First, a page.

For Fiddes, God is not "one person" and at the same time "three persons," in the usual sense of individual persons. Rather, the primary reality in God consists of the relations or relational movements within God, and the primary mode of experiencing God – not just for people of faith, but for all persons – is participation in these movements within God. An experience of the divine is therefore not so much an ‘I-Thou’ encounter with one personal being, or three personal beings, as it is a participation “in a flow of personal relationships in God which are like ‘movements between’ an I and Thou.”[18]

My desire to turn the above diagram inside out resonates with Fiddes’ belief that God’s presence and movement are to be discerned not only in the traditional religious sacraments, but in “the whole body of the world.”[19] He cites Gerard Manley Hopkins’ poem ‘”As Kingfishers Catch Fire,” in which each thing in creation has its own unique identity and vocation and at the same time participates in Christ’s playful response to the Father through creation:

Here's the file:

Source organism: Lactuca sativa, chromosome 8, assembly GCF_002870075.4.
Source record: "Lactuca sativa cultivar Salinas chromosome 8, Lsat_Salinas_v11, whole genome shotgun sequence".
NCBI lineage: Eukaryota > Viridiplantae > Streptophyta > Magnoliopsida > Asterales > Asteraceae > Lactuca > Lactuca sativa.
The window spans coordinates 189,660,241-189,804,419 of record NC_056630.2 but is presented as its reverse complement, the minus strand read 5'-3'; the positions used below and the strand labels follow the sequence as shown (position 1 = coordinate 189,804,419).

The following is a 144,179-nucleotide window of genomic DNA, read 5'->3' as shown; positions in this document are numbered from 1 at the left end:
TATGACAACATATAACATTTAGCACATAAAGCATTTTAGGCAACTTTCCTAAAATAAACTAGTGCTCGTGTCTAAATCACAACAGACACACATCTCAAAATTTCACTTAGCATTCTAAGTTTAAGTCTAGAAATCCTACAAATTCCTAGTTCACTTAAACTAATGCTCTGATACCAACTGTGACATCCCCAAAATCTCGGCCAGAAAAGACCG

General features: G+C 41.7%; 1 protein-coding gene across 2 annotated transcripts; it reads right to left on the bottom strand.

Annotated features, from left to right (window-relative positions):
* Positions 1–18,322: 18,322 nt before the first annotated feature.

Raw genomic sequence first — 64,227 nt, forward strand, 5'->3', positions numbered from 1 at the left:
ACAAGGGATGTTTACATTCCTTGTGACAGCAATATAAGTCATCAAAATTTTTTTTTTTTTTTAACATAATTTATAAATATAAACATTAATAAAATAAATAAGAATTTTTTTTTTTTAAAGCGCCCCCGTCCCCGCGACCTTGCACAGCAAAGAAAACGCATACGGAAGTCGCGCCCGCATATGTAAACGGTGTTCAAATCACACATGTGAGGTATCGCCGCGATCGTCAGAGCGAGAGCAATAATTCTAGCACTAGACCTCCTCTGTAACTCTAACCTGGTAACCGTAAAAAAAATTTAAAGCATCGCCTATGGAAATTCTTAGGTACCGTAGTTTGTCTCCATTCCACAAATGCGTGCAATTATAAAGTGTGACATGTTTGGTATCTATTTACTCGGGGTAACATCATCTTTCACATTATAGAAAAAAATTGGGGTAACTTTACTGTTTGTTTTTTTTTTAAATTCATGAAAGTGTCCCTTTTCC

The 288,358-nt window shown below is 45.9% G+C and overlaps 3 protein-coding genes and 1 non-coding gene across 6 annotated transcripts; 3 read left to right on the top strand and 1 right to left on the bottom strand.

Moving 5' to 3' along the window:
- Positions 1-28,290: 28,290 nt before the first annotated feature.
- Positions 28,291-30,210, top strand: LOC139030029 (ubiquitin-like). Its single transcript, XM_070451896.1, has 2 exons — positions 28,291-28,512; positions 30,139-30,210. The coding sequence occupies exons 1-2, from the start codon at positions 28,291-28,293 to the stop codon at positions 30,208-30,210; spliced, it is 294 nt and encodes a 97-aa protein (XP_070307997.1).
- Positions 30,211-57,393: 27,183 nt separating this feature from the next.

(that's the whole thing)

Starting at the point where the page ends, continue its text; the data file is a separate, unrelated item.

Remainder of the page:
For Christ plays in ten thousand places,
Lovely in limbs, and lovely in eyes not his
To the Father through the features of men’s faces.[20]

As a spiritual carer, then, it is these movements in myself and others – traces of the trinitarian dance[21] – which I hope to notice and cooperate with. For, says Fiddes,

if we notice what is particular about others, and are alert to what is unexpected there, we will see people’s value as images of God, as playgrounds for the Spirit. This will lead to our having hope for them, to believing that change is possible and that they are not fated to repeat past patterns of self-destruction.[22]